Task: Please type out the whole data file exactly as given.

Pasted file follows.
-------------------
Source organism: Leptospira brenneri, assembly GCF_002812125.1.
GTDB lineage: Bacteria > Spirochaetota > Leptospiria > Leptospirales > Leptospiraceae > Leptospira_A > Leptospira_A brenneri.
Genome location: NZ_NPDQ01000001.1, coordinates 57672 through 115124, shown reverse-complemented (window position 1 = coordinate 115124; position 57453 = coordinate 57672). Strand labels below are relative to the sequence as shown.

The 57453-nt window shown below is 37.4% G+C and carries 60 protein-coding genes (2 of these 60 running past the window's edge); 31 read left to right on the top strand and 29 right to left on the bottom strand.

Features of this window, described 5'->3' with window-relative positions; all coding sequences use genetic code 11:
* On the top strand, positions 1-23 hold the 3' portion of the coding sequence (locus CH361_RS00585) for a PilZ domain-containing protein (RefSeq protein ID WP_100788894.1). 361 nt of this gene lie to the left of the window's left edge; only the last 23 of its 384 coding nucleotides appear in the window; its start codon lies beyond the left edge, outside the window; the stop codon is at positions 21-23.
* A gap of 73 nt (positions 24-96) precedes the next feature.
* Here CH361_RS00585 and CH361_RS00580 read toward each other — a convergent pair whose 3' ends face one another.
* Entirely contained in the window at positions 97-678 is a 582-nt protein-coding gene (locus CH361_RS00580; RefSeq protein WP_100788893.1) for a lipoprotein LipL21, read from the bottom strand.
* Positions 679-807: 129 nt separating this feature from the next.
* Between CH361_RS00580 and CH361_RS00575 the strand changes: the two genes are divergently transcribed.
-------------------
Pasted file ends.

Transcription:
Source organism: Leptospira brenneri, assembly GCF_002812125.1.
GTDB lineage: Bacteria > Spirochaetota > Leptospiria > Leptospirales > Leptospiraceae > Leptospira_A > Leptospira_A brenneri.
Genome location: NZ_NPDQ01000001.1, coordinates 57672 through 115124, shown reverse-complemented (window position 1 = coordinate 115124; position 57453 = coordinate 57672). Strand labels below are relative to the sequence as shown.

The 57453-nt window shown below is 37.4% G+C and carries 60 protein-coding genes (2 of these 60 running past the window's edge); 31 read left to right on the top strand and 29 right to left on the bottom strand.

Features of this window, described 5'->3' with window-relative positions; all coding sequences use genetic code 11:
* On the top strand, positions 1-23 hold the 3' portion of the coding sequence (locus CH361_RS00585) for a PilZ domain-containing protein (RefSeq protein ID WP_100788894.1). 361 nt of this gene lie to the left of the window's left edge; only the last 23 of its 384 coding nucleotides appear in the window; its start codon lies beyond the left edge, outside the window; the stop codon is at positions 21-23.
* A gap of 73 nt (positions 24-96) precedes the next feature.
* Here CH361_RS00585 and CH361_RS00580 read toward each other — a convergent pair whose 3' ends face one another.
* Entirely contained in the window at positions 97-678 is a 582-nt protein-coding gene (locus CH361_RS00580; RefSeq protein WP_100788893.1) for a lipoprotein LipL21, read from the bottom strand.
* Positions 679-807: 129 nt separating this feature from the next.
* Between CH361_RS00580 and CH361_RS00575 the strand changes: the two genes are divergently transcribed.